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Speight v. Sonic Restaurants, Inc.

United States District Court, Tenth Circuit

October 23, 2013




Plaintiff filed this action alleging claims of interference with her rights under the Family and Medical Leave Act (“FMLA”), and discrimination on the basis of her pregnancy under the Pregnancy Discrimination Act (“PDA”) against her former employer, Defendant Sonic Restaurants, Inc. (“Sonic”). Before the Court is Defendant’s Rule 12(b)(6) Motion to Dismiss (Doc. 9), seeking dismissal of both claims. The motion is fully briefed and the Court is prepared to rule. As described more fully below, Defendant’s motion is denied.

I. The Complaint

The following facts are alleged in Plaintiff’s Complaint and construed in the light most favorable to Plaintiff.[1]

Plaintiff was employed by Defendant as a car-hop at a Sonic Drive-In Restaurant in Wichita, Kansas for approximately three and a half years. On July 19, 2011, Plaintiff found out that she was pregnant, and discussed this information with her friend Kimberly Bogle, who was an associate manager at the Sonic where they both worked. Later, in March 2012, Plaintiff told Bogle that Plaintiff’s doctor had informed her that he would induce labor if Plaintiff did not deliver her baby by April 23, 2012.

Plaintiff continued to work until April 14, 2012. At some point that day, Plaintiff learned that Cobey Smith, an Operating Partner for Defendant, had removed Plaintiff from the Sonic work schedule. In Plaintiff’s experience working at Sonic for five years, Smith removed Sonic employees from the work schedule as a method of terminating those employees. Plaintiff tried to contact Smith by telephone to discuss the work schedule several times, but was unable to reach him. Plaintiff also sent Smith two text messages to which Smith did not reply. Plaintiff did not return to work at Sonic after April 14.

Plaintiff went into labor and had her child on April 20, 2012. Plaintiff’s doctor released her to return to work on April 27, 2012. Sometime later, Plaintiff discussed her work status with Carol Holland from Sonic’s corporate office and learned of her FMLA rights. Plaintiff also learned from Holland that the Sonic location in Wichita had never submitted any FMLA leave requests to the Sonic corporate office regarding Plaintiff’s pregnancy.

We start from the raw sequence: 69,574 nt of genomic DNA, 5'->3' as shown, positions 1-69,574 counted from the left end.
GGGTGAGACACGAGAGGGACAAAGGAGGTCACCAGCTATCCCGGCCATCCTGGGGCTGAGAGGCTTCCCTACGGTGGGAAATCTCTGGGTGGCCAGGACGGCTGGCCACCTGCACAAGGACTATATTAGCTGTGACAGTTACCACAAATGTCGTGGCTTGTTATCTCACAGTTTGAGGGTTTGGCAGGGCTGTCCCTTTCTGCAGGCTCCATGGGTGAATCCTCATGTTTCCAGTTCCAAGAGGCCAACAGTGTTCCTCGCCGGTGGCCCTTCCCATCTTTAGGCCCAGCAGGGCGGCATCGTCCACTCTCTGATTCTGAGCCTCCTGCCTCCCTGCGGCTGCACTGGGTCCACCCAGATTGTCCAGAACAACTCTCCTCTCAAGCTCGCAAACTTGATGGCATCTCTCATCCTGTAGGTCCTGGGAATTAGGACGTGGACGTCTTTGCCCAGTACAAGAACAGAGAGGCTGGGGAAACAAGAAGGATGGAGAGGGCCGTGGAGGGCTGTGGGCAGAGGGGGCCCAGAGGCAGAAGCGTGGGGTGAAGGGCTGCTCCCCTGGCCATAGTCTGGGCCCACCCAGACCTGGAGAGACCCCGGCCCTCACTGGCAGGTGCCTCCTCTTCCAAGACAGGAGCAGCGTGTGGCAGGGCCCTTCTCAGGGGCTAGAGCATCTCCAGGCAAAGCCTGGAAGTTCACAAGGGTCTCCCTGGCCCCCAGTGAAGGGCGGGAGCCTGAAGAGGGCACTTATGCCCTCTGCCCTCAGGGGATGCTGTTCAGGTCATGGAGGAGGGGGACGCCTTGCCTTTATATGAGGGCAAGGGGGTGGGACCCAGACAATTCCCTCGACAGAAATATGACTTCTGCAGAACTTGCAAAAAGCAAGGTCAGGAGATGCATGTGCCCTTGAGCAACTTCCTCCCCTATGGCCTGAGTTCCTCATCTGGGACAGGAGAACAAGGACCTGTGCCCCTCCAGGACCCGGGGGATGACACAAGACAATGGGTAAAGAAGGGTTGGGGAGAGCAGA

Plaintiff believed Sonic terminated her employment when it took her off of the Sonic work schedule without any request on Plaintiff’s part, and because Smith never returned any of Plaintiff’s attempted contacts regarding the reason why Plaintiff had been removed from that schedule. If Plaintiff had been granted FMLA leave, she would have returned to work when her physician authorized her to return to work.

II. Rule 12(b)(6) Standard

To survive a motion to dismiss, a complaint must present factual allegations, assumed to be true, that “raise a right to relief above the speculative level” and must contain “enough facts to state a claim to relief that is plausible on its face.”[2] Under this standard, “the complaint must give the court reason to believe that this plaintiff has a reasonable likelihood of mustering factual support for these claims.”[3] The plausibility standard does not require a showing of probability that “a defendant has acted unlawfully, ” but requires more than “a sheer possibility.”[4]

The plausibility standard enunciated in Bell Atlantic Corp. v. Twombly[5] seeks a middle ground between heightened fact pleading and “allowing complaints that are no more than ‘labels and conclusions’ or ‘a formulaic recitation of the elements of a cause of action, ’ which the Court stated ‘will not do.’”[6] Twombly does not change other principles, such as that a court must accept all factual allegations as true and may not dismiss on the ground that it appears unlikely the allegations can be proven.[7]

The Supreme Court has explained the analysis as a two-step process. For the purposes of a motion to dismiss, the court “must take all the factual allegations in the complaint as true, ‘[but is] not bound to accept as true a legal conclusion couched as a factual allegation.’”[8] Thus, the court must first determine if the allegations are factual and entitled to an assumption of truth, or merely legal conclusions that are not entitled to an assumption of truth.[9] Second, the court must determine whether the factual allegations, when assumed true, “plausibly give rise to an entitlement to relief.”[10] “A claim has facial plausibility when the plaintiff pleads factual content that allows the court to draw the reasonable inference that the defendant is liable for the misconduct alleged.”[11]

III. Discussion

A. FMLA Interference

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